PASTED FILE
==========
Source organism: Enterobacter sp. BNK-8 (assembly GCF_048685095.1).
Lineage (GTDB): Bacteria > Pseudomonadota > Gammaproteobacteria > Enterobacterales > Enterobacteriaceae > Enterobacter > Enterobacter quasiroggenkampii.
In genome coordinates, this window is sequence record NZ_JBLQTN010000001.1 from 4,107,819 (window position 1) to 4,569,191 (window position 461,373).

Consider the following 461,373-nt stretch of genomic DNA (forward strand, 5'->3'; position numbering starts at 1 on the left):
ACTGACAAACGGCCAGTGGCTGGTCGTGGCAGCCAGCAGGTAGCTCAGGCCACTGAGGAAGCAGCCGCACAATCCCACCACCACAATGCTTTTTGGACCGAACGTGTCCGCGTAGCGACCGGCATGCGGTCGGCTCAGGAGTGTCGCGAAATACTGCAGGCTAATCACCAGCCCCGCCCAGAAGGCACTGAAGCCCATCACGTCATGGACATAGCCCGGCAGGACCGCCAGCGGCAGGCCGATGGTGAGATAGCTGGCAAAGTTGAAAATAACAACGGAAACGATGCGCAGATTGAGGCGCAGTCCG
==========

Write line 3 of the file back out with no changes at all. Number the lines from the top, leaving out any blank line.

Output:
In genome coordinates, this window is sequence record NZ_JBLQTN010000001.1 from 4,107,819 (window position 1) to 4,569,191 (window position 461,373).